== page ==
Coffee can seem pretty straightforward as we sip it from our mugs; it’s a hot beverage that tastes good and wakes us up (and maybe has us hooked), but its legacy is actually shrouded in a fair share of mystery, intrigue, and good old tall tales.
Historians and coffee aficionados (like Mark Pendergrast in his super comprehensive Uncommon Grounds: The History of Coffee and How It Transformed the World) have delved deep into coffee’s background to uncover its best stories and separate fact from myth. I’m not particularly concerned with what is truth and what is fable; myths usually outlive and outshine facts because they are the stories that are the most rewarding to both hear and tell.
Two of the unshakable pillars of my constitution are that I’m a storyteller and a teacher, and over the past week I had the opportunity to be both as I gave a few coffee tours on Don Tito’s Finca La Milagrosa in Alto Jaramillo de Boquete, Panama.
I told tourees more than I’m sure they ever wanted to know about coffee varietals, farm management, processing, and the international coffee trade. Tours are supposed to bathe people in the cool waters of excessive information, but they’re also supposed to be interesting. In between explaining the difference between Typica and Catuai, I told stories, some about Don Tito and his coffee journey, and two that are the crux of coffee lore and guaranteed crowd pleasers.
The first is the story of Kaldi, the curious Ethiopian goatherd who–legend has it–discovered coffee. The myth of coffee’s transition from tree in the forest to beverage in the cup says that one afternoon Kaldi’s goats didn’t come home when they were supposed to, so he headed up into the forest to look for them. He finds them frolicking and dancing in a clearing (this image never failed to glean smiles and chuckles from tourees. Maybe more from my frolicking gestures than from the story’s plot?) and munching the leaves and cherries of a particular tree. Wanting to frolic dance as jovially as his goats, and just being a curious lad, Kaldi also munches of a few leaves and tries to eat a few berries. He finds them very disappointing. The leaves aren’t edible and the cherries don’t have any flesh to eat. But being the curious goatherd he is, he lops of a few branches and brings them home, thinking perhaps he’ll try making a tea. He puts the branches–leaves, cherries, and all–into a pot of boiling water, but sadly finds that the resulting tea tastes bitter and underwhelmingly woody and leafy. In frustration, the tosses the branches in the fire (or takes them to a monk for consultation, who cries “sacrilege!” and throws them into the fire). One way or another, the branches–leaves, cherries, and all–end up in the fire. A few minutes later, Kaldi (and maybe the monk) smell something that smells surprisingly delightful: the first roasting coffee beans. From here, coffee as beverage was born.
Whether or not this is how Ethiopians first discovered that you can make a tasty (and frolic inducing) drink from the dried and roasted seeds of coffee trees, we’ll probably never know. That coffee’s origins are murky and fantastical is actually pretty fitting; for centuries after its discovery governments and religions weren’t quite sure what to do with coffee. It was a mind altering substance, but it seemed to enhance the mind in positive ways. Eventually coffee gained universal blessing and we’ve never looked back. Coffee has fueled rebellions and revolutions (both industrial and political) and become the official bearer of the banner productivity. Today, coffee seems practical more than mystical. Contemporary coffee phenomenon like Starbucks and the K-Cup are surely more marketing than mystery, but the past decade has shown us that coffee still has a few tricks up its frolicking, mind-altering sleeves.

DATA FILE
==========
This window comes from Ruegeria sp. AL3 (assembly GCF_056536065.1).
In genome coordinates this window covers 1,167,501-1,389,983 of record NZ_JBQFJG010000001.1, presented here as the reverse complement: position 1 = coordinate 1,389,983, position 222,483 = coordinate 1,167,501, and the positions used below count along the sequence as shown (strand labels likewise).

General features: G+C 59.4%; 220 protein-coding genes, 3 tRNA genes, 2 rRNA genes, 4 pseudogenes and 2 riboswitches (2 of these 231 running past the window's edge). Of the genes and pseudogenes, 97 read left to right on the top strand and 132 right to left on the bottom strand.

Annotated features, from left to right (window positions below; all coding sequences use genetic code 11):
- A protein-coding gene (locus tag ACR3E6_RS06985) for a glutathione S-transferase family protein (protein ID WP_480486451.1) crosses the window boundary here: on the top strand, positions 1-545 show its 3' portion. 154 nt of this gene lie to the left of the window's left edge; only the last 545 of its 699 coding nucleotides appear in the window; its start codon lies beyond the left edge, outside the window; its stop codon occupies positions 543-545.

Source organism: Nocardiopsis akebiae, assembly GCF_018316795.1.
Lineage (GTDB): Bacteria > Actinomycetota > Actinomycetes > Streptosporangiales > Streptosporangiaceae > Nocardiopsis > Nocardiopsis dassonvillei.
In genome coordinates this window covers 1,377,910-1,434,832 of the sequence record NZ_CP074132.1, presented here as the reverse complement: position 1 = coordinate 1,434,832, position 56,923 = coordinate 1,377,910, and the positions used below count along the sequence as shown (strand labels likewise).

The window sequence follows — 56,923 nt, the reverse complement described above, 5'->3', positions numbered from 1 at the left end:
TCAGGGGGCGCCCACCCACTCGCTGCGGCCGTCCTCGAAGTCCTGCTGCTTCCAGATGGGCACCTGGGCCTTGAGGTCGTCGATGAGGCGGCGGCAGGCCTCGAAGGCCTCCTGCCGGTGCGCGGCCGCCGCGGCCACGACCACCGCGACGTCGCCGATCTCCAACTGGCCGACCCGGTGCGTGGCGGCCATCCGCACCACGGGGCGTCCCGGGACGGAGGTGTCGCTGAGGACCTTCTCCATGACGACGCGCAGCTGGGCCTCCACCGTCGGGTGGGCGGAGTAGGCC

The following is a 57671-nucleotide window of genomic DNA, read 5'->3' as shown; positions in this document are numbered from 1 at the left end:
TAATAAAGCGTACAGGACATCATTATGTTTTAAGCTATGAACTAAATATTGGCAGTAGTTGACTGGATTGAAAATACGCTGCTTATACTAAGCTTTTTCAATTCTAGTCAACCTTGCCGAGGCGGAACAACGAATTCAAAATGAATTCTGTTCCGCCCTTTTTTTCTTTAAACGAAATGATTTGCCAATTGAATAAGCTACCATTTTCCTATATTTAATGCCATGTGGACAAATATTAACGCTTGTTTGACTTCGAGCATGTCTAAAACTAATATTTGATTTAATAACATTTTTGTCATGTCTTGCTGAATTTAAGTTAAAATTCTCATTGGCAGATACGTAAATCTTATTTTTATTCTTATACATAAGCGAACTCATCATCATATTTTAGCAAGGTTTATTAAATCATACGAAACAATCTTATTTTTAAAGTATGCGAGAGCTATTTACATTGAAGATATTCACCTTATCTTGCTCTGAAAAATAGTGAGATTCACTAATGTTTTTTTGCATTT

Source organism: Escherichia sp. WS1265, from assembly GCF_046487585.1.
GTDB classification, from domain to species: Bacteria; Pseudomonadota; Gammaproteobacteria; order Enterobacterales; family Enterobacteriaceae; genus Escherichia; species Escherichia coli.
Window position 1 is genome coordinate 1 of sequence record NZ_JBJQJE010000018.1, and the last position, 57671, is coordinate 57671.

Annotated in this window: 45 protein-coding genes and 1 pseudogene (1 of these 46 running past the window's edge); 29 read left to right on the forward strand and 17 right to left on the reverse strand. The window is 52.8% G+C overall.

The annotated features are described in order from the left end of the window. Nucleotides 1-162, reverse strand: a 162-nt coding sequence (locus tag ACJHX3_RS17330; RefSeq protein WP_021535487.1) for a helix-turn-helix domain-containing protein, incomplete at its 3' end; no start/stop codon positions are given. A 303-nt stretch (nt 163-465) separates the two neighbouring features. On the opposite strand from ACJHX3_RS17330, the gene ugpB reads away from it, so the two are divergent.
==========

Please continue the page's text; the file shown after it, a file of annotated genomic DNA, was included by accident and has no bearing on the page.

I wanted to refrain from writing a Geisha post until I’d read the Geisha book, God in a Cup by Michaele Weissman, but I’ve just spent the last week gazing at Geisha trees and imparting their story to tourists, and I can’t hold off any longer. (And I really will get my hands on a copy of God in a Cup asap!)
The story of Geisha is not quite as fanciful as that of Kaldi, but it is perhaps more poignant in that it’s only a decade old. The Geisha story I told last week’s tourees is one compiled from what coffeepeople in Boquete have told me directly. Surely it’s not as detailed as Weisserman’s but it’s all firsthand.
Because Panama had such little coffee producing land and so few caficultores, it doesn’t have a national coffee office, as do all its coffee producing neighbors to the north and south. This means that the Panamanian government has invested in coffee in fits and starts, one of those influxes of funding and interest came in the 60s and included sending agronomists to CATIE (Center for Tropical Agriculture Research and Higher Ed) to gather different varieties of coffee tree seeds. Don Pachi (p. 254) says the Geisha was brought for its resistance to roya leaf rust and ojo de gallo, other people say it was just part of one of an assortment of coffee trees that were planted to test performance in Panama’s growing regions. Whatever the reason for brining it, it didn’t make the cut as a varietal for commercial production, with Caturra offering higher yields and then Catimor offering superior leaf rust resistance.